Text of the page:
When Cam Newton’s one-year deal with the Patriots was first reported, Richard Sherman called it both “ridiculous” and disgusting”. Now that the specific details of the incentive-laden contract have been revealed, Sherman was on point with with adjectvies.
Newton is guaranteed only $550,000 for 2020, NFL Media’s Ian Rapoport reported Thursday. The contract does have a maximum value of $7.5 million, but it has a base of only $1.05 million. To get anywhere near the max, Newton will need to earn $700,000 per-game roster bonuses and hit $5.75 million in incentives.
When Newton signed his second contract with the Panthers in 2015 before leading them to the Super Bowl as NFL MVP, he received $41 million of his $103.8 million contract over five years guaranteed. Playing in only two games for Carolina because of a foot injury in 2019, he still was paid $16.7 million.
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So the best he can do with New England is make less than half of what he got last season. Around the league, there are 23 quarterbacks guaranteed to get paid more than Newton in 2020, and another 22 who have the potential to end up earning more than him.
That’s a shocking dropoff in pay for someone who got began his career with a $22 million all-guaranteed four-year contract as the No. 1 draft pick in 2011, when the league’s current rookie salary structure went into place.
The Saints got the ultimate bargain basement deal when they signed Jameis Winston, the 2015 No.1. overall pick, earlier in the offseason. His one-year contract for $1.1 million had only $148,000 guaranteed with $4.7 million available in incentives that Winston is unlikely to meet, given his reserve status behind Drew Brees.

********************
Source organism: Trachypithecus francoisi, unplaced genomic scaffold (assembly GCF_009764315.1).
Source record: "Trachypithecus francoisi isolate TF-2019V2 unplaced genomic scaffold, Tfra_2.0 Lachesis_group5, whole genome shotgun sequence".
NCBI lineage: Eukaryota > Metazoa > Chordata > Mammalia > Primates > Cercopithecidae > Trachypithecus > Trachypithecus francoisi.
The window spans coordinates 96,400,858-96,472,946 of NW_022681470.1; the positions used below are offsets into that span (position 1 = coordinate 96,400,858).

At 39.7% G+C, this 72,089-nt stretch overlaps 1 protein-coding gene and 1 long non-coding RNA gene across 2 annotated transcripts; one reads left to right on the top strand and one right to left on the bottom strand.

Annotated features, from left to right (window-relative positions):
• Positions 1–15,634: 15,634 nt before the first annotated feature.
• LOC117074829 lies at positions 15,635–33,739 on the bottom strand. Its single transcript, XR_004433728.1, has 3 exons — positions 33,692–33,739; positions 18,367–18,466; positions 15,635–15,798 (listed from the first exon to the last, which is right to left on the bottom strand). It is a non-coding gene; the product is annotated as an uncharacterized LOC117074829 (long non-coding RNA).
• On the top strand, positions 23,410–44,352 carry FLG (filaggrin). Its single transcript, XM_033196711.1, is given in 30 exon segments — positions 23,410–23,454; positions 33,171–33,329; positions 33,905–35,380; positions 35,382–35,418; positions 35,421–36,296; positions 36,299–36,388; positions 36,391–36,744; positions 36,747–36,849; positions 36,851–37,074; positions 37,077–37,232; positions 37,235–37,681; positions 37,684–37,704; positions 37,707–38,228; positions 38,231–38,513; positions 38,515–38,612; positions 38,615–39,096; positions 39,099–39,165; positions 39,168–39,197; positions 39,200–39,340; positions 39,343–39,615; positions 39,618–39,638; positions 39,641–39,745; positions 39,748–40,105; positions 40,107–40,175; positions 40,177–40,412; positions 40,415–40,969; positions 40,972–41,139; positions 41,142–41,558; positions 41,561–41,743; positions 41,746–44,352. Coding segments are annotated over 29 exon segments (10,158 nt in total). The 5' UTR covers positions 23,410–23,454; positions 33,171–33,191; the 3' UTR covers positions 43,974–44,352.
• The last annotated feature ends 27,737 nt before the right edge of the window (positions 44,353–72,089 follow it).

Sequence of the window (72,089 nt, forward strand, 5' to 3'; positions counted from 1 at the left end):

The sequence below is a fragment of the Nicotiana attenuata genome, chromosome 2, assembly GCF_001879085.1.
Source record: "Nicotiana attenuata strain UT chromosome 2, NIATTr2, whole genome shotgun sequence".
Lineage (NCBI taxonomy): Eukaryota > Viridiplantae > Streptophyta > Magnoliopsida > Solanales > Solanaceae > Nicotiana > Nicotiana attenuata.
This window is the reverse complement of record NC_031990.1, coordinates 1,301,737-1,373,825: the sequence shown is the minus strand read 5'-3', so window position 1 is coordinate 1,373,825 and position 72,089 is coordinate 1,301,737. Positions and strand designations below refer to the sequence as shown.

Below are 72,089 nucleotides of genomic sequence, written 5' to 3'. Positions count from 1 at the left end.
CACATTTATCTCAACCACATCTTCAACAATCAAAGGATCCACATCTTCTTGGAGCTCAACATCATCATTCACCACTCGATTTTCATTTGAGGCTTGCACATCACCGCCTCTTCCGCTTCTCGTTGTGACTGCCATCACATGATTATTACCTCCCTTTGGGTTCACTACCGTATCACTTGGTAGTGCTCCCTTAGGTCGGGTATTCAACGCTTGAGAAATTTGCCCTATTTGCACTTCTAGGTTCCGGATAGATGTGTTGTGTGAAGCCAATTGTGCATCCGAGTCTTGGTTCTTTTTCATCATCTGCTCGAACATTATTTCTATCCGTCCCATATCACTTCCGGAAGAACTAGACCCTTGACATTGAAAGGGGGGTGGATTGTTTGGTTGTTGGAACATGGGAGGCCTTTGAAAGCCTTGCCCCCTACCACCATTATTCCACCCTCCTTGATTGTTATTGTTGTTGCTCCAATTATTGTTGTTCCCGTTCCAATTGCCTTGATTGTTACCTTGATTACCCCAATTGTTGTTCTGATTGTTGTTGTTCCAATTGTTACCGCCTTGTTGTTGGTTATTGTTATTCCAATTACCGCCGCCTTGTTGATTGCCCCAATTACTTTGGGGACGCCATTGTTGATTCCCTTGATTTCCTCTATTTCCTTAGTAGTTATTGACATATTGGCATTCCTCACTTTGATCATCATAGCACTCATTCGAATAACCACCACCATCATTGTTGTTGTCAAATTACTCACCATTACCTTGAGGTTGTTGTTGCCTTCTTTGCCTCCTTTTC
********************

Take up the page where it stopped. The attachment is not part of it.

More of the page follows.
Winston accepted, after a 30-interception season, that he wasn’t in the mix for post-Buccaneers starting job and put himself in a situation to potentially reraise his salary past his rookie standards for New Orleans in 2021. Unlike Newton, there is zero chance barring injury that Winston will start this season.
Even though Newton isn’t guaranteed to start over second-year QB Jarret Stidham, given his upside when healthy for a team without a surefire replacement for Tom Brady, Newton was thrown the lowest of lowballs.
The Patriots are shrewd when it comes out handing low-risk, high-reward contracts to fallen big-name players. Given Newton was a free agent for nearly 100 days since his release with the Panthers, they likely sensed they were the only team willing to offer Newton a deal to stay in the NFL in 2020, allowing them to set his market. With Newton’s durability issues, there was even more reason, in Patriots’ minds, to justify the cheapness.
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In a league where QBs all get keeping getting paid, the fact Newton had to settle like that seems ludicrous. But the law of supply and demand also was working against him, in an unusually busy year for both free-agent veterans of note and first-round rookies.
Newton had no leverage in the situation, and the Patriots, given the lack of movement, could wait until as late as possible before training camp to make their move. In the end, a myriad of factors didn’t add up the money Newton should have gotten.
Keep in mind the Patriots had some reservations about giving Brady the type of deal he wanted to end his career in New England, and he’s the GOAT. They were part of the perfect storm of the offseason to guarantee Newton getting well below what he might be worth to them this season.